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Floating Line Or Sinking Tip?

by Lance Egan   |  April 30th, 2012 0

One of the most common and annoying problems occurring on the water is the tip of a floating fly line no longer floating.  Some lines float better than others but all have less flotation at the tip due to the construction of the fly line.

All lines have a core and a coating. ¬†Most floating lines get a little flotation out of the core but most of the flotation comes from micro-balloons mixed into the coating and the hydrophobic coating added to the line. Since most modern lines taper, there’s less flotation at the tip of the line because there’s less coating. The core of a line is the same thickness from end to end causing all the tapering to be done with the coating. With the taper getting thinner near the fishing end of the line there are less micro-balloons causing less flotation. ¬†This is a bit ironic since the tip is where we need the most flotation.

A line with a welded loop at the tip often floats better than one without a loop due to the increased surface area of the loop (much to my dismay as I dislike loop to loop connections).

The other common cause of a fly line sinking is dirt. ¬†Dirt clinging to the coating of a fly line adds density, causing the line to sink. ¬†Keep your line clean and it will help flotation. ¬†Soaking a fly line in lukewarm water with mild dish soap will help loosen up dirt and allow you to clean the line. ¬†Soak the line for a few minutes, then wipe a clean cloth over the coating. ¬†Repeat this process until the cloth is no longer taking dirt off the line (evidenced by a clean cloth after running the fly line through it). ¬†Scientific Anglers sells a micro-abrasive pad that can be used to remove dirt from their fly lines but be careful, it isn’t safe to use on all brands. ¬†The SA pad can be used dry.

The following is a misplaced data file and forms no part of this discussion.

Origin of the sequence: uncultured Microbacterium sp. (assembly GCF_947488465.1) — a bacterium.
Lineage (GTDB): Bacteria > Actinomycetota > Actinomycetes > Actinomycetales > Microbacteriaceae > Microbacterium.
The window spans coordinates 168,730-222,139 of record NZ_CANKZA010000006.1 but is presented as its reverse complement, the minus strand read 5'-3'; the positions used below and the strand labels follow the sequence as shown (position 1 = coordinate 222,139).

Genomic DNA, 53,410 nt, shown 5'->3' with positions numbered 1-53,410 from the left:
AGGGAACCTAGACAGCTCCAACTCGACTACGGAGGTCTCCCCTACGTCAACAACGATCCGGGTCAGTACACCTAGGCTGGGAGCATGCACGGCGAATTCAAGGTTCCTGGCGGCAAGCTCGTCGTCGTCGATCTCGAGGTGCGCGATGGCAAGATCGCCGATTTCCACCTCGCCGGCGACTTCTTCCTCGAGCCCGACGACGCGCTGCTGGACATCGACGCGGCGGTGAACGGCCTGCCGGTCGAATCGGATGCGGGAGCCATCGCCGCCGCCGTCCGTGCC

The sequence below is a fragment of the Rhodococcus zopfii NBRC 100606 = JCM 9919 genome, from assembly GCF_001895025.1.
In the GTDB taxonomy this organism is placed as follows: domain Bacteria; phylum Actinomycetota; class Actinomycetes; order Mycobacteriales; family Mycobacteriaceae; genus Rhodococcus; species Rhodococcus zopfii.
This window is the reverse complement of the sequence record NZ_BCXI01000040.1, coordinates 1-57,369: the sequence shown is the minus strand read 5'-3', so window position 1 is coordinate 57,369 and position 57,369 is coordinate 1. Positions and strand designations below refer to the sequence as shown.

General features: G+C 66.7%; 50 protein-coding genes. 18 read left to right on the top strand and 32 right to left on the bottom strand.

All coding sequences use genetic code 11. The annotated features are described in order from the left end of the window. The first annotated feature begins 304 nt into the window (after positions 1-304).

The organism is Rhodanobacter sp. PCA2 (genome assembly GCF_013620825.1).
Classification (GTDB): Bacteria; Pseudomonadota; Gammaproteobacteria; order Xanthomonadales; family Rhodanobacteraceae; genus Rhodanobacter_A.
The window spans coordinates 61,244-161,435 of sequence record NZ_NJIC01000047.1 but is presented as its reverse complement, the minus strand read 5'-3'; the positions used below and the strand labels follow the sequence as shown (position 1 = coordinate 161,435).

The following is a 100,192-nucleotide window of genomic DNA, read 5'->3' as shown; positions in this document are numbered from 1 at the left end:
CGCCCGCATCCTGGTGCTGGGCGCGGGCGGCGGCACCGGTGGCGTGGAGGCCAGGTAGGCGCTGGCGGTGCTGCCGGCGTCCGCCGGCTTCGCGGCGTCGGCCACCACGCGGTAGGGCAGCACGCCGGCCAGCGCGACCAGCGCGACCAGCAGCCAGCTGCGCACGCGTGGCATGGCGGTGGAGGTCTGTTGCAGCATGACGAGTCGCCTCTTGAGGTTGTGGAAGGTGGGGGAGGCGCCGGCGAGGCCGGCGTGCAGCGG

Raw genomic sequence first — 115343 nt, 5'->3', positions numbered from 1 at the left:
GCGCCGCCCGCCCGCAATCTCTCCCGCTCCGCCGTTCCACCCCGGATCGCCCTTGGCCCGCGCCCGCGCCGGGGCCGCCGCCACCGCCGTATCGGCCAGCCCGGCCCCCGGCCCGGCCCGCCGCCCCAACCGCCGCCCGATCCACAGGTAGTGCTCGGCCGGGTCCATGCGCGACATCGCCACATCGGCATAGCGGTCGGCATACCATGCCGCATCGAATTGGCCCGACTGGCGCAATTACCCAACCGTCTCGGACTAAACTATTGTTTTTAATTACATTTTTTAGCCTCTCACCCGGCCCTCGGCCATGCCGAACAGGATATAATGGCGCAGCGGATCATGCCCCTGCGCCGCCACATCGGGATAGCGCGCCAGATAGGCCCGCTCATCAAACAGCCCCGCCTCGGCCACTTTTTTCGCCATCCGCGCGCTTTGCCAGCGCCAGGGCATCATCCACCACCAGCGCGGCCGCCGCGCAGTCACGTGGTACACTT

Keep your floating line high and dry to make your time on the water more enjoyable.

About Lance Egan

Born in Salt Lake City, Utah, Lance Egan has been fly fishing since age 12. Although Lance comes from a nonfishing family, fish have intrigued him since he was too young to talk. When he was a baby, and not sleeping through the night, Lance's parents would prop him up in front of a large fish tank where he would abruptly stop crying and watch the fish until falling back to sleep. He has been completely obsessed ever since. When Lance was old enough to drive, he was off fishing every chance he could get‚ÄĒfishing before and after work, after school and ever day off. Today he fishes an average of 150 days per year and never gets tired of wetting a line. He has made a career of fly fishing. Employed at Cabelas, he currently resides in Lehi, Utah, with his wife Autumn and son Mikey, just minutes away from many lakes and streams. He is a pro staff member of Ross Reels and Scientific Anglers, and is an Umpqua Feather Merchants Signature Fly Designer. Lance also tests prototype fishing gear for Simms Fishing Products.

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